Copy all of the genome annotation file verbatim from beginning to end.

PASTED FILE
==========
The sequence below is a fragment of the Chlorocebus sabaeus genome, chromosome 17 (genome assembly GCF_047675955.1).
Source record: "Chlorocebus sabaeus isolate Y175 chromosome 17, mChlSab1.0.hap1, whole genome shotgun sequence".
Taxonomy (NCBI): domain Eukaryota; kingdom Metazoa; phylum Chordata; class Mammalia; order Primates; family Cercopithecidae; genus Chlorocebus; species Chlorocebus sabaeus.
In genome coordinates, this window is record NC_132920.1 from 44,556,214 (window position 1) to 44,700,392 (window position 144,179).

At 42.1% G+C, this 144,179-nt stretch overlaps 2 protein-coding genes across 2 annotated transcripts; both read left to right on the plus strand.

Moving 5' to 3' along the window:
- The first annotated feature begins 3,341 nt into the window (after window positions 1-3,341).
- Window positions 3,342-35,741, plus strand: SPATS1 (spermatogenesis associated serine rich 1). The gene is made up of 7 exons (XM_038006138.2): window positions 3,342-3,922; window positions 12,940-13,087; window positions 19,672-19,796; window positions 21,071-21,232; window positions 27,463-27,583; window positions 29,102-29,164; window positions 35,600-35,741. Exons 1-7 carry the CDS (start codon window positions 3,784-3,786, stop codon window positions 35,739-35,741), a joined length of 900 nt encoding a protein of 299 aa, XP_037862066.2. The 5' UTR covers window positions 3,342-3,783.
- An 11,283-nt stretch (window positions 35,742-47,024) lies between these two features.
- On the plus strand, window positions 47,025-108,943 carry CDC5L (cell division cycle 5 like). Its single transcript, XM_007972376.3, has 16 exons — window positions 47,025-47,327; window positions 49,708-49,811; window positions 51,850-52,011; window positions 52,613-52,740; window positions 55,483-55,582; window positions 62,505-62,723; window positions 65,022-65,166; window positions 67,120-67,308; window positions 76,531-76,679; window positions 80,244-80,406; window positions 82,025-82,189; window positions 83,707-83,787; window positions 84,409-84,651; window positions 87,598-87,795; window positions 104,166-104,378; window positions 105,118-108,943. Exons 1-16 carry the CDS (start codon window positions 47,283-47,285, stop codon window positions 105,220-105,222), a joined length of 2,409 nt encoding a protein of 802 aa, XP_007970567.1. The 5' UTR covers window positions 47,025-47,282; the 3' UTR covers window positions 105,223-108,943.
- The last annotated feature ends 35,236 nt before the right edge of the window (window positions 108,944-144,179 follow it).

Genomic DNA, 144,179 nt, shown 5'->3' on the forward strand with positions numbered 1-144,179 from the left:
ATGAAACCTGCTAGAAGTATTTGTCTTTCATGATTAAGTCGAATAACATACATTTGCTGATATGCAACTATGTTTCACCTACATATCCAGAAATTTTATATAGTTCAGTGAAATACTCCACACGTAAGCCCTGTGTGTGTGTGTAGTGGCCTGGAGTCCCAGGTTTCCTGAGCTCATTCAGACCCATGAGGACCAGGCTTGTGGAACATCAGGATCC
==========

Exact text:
The sequence below is a fragment of the Chlorocebus sabaeus genome, chromosome 17 (genome assembly GCF_047675955.1).
Source record: "Chlorocebus sabaeus isolate Y175 chromosome 17, mChlSab1.0.hap1, whole genome shotgun sequence".
Taxonomy (NCBI): domain Eukaryota; kingdom Metazoa; phylum Chordata; class Mammalia; order Primates; family Cercopithecidae; genus Chlorocebus; species Chlorocebus sabaeus.
In genome coordinates, this window is record NC_132920.1 from 44,556,214 (window position 1) to 44,700,392 (window position 144,179).

At 42.1% G+C, this 144,179-nt stretch overlaps 2 protein-coding genes across 2 annotated transcripts; both read left to right on the plus strand.

Moving 5' to 3' along the window:
- The first annotated feature begins 3,341 nt into the window (after window positions 1-3,341).
- Window positions 3,342-35,741, plus strand: SPATS1 (spermatogenesis associated serine rich 1). The gene is made up of 7 exons (XM_038006138.2): window positions 3,342-3,922; window positions 12,940-13,087; window positions 19,672-19,796; window positions 21,071-21,232; window positions 27,463-27,583; window positions 29,102-29,164; window positions 35,600-35,741. Exons 1-7 carry the CDS (start codon window positions 3,784-3,786, stop codon window positions 35,739-35,741), a joined length of 900 nt encoding a protein of 299 aa, XP_037862066.2. The 5' UTR covers window positions 3,342-3,783.
- An 11,283-nt stretch (window positions 35,742-47,024) lies between these two features.
- On the plus strand, window positions 47,025-108,943 carry CDC5L (cell division cycle 5 like). Its single transcript, XM_007972376.3, has 16 exons — window positions 47,025-47,327; window positions 49,708-49,811; window positions 51,850-52,011; window positions 52,613-52,740; window positions 55,483-55,582; window positions 62,505-62,723; window positions 65,022-65,166; window positions 67,120-67,308; window positions 76,531-76,679; window positions 80,244-80,406; window positions 82,025-82,189; window positions 83,707-83,787; window positions 84,409-84,651; window positions 87,598-87,795; window positions 104,166-104,378; window positions 105,118-108,943. Exons 1-16 carry the CDS (start codon window positions 47,283-47,285, stop codon window positions 105,220-105,222), a joined length of 2,409 nt encoding a protein of 802 aa, XP_007970567.1. The 5' UTR covers window positions 47,025-47,282; the 3' UTR covers window positions 105,223-108,943.
- The last annotated feature ends 35,236 nt before the right edge of the window (window positions 108,944-144,179 follow it).

Genomic DNA, 144,179 nt, shown 5'->3' on the forward strand with positions numbered 1-144,179 from the left:
ATGAAACCTGCTAGAAGTATTTGTCTTTCATGATTAAGTCGAATAACATACATTTGCTGATATGCAACTATGTTTCACCTACATATCCAGAAATTTTATATAGTTCAGTGAAATACTCCACACGTAAGCCCTGTGTGTGTGTGTAGTGGCCTGGAGTCCCAGGTTTCCTGAGCTCATTCAGACCCATGAGGACCAGGCTTGTGGAACATCAGGATCC